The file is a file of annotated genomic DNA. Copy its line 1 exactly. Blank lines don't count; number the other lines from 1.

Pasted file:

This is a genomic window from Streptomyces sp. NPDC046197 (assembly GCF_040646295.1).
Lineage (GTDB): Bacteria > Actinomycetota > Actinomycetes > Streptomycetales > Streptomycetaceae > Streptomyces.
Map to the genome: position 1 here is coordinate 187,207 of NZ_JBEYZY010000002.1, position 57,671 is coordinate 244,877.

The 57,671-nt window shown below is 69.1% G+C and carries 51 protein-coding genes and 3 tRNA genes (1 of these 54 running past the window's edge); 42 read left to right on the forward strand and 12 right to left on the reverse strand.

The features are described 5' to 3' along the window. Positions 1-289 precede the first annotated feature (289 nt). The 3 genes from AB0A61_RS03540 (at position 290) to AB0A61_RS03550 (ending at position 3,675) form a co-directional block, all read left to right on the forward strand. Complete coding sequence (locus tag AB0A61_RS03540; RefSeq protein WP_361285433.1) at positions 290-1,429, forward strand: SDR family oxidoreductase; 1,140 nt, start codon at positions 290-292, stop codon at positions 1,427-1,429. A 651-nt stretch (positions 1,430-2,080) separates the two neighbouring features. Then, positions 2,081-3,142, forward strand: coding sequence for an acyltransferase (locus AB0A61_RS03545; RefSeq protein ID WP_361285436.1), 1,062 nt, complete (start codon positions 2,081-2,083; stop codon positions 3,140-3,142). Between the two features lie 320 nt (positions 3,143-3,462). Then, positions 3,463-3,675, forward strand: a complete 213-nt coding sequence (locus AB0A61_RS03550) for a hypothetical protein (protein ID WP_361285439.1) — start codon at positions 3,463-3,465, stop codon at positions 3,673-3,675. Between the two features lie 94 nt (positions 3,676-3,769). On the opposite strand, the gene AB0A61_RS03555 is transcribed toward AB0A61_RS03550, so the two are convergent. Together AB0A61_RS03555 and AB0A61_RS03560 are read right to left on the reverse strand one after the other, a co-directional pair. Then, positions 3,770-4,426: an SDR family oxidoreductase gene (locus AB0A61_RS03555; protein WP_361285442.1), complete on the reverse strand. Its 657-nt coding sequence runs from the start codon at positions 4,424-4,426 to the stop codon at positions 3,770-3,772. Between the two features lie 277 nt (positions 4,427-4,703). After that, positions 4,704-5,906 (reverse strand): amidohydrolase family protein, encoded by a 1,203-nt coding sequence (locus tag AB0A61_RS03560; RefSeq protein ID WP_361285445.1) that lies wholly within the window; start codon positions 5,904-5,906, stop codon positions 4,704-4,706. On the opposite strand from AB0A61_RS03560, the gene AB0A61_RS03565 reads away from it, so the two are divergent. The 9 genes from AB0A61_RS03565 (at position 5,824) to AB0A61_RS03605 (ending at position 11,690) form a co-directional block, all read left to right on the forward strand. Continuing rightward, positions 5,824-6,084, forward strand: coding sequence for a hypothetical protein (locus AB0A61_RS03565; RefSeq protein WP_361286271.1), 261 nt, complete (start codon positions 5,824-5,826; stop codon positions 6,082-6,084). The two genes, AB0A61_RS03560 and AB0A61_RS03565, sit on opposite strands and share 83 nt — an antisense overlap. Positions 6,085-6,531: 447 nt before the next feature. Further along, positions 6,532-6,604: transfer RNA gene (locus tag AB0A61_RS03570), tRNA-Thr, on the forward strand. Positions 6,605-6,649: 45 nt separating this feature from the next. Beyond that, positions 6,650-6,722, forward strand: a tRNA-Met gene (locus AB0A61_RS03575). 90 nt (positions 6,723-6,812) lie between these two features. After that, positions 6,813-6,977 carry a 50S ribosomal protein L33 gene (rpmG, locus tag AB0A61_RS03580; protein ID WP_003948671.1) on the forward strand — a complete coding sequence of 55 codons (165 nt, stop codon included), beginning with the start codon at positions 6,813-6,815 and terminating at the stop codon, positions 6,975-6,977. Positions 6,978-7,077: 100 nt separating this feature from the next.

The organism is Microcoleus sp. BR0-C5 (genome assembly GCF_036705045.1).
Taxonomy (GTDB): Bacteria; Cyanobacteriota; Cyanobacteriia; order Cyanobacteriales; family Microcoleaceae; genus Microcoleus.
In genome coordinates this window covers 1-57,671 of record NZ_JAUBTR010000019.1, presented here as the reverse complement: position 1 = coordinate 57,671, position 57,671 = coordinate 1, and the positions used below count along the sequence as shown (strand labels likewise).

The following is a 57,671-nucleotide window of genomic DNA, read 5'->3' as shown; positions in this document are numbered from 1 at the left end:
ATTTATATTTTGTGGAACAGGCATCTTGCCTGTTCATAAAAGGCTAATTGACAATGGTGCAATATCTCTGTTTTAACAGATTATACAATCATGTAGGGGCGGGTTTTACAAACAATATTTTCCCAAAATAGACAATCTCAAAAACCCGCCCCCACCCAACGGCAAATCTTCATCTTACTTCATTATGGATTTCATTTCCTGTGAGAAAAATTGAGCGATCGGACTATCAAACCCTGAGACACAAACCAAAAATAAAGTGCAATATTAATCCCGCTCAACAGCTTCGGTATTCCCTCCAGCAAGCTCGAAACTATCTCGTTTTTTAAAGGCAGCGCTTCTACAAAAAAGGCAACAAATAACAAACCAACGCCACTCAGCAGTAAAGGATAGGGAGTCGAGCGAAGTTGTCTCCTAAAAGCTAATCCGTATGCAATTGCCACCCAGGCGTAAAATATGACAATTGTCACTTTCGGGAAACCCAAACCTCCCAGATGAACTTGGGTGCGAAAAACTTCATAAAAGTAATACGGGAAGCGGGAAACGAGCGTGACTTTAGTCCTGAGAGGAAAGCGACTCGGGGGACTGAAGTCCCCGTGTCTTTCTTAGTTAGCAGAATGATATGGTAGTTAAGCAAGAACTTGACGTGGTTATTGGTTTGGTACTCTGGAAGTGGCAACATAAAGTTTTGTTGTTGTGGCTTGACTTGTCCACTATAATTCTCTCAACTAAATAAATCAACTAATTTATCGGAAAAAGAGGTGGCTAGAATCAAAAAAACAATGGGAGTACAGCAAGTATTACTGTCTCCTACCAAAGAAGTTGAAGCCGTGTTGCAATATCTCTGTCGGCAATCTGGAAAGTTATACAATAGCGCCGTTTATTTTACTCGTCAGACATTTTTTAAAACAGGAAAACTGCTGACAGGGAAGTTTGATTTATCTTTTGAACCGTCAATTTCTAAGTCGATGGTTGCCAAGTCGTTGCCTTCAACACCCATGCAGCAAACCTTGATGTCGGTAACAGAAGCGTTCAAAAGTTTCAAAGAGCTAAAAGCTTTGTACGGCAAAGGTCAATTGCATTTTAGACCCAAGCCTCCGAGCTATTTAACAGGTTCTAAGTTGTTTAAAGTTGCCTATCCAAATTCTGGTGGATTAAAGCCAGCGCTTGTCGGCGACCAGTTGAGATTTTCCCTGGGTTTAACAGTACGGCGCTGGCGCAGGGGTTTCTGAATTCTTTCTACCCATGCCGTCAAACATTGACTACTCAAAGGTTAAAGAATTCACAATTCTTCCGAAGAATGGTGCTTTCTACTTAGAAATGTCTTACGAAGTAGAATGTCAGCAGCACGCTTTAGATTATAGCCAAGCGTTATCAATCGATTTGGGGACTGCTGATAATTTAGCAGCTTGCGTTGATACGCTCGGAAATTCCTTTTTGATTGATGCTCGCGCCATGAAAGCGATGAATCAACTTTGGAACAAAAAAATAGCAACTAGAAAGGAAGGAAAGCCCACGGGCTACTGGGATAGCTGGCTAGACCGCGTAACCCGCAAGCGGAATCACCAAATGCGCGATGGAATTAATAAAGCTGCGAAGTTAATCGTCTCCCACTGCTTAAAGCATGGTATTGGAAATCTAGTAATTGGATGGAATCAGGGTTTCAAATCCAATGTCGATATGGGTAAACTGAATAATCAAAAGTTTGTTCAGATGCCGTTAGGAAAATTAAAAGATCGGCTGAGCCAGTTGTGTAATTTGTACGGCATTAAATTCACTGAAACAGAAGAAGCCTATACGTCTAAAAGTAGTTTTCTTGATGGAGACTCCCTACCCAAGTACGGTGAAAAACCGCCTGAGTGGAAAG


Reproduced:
This is a genomic window from Streptomyces sp. NPDC046197 (assembly GCF_040646295.1).